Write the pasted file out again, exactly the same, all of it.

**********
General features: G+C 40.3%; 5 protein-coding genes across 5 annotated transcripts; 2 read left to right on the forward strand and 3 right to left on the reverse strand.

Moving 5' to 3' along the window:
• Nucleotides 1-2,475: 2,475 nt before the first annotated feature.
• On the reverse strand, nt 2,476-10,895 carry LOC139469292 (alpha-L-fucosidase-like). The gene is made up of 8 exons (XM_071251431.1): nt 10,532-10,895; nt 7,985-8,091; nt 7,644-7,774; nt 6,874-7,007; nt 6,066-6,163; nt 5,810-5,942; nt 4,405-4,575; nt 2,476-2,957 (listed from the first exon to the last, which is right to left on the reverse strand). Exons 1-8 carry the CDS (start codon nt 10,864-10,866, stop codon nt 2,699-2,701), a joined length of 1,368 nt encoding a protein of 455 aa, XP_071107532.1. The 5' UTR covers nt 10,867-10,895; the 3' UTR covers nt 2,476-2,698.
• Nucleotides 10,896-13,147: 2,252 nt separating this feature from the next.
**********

General features: G+C 40.3%; 5 protein-coding genes across 5 annotated transcripts; 2 read left to right on the forward strand and 3 right to left on the reverse strand.

Moving 5' to 3' along the window:
• Nucleotides 1-2,475: 2,475 nt before the first annotated feature.
• On the reverse strand, nt 2,476-10,895 carry LOC139469292 (alpha-L-fucosidase-like). The gene is made up of 8 exons (XM_071251431.1): nt 10,532-10,895; nt 7,985-8,091; nt 7,644-7,774; nt 6,874-7,007; nt 6,066-6,163; nt 5,810-5,942; nt 4,405-4,575; nt 2,476-2,957 (listed from the first exon to the last, which is right to left on the reverse strand). Exons 1-8 carry the CDS (start codon nt 10,864-10,866, stop codon nt 2,699-2,701), a joined length of 1,368 nt encoding a protein of 455 aa, XP_071107532.1. The 5' UTR covers nt 10,867-10,895; the 3' UTR covers nt 2,476-2,698.
• Nucleotides 10,896-13,147: 2,252 nt separating this feature from the next.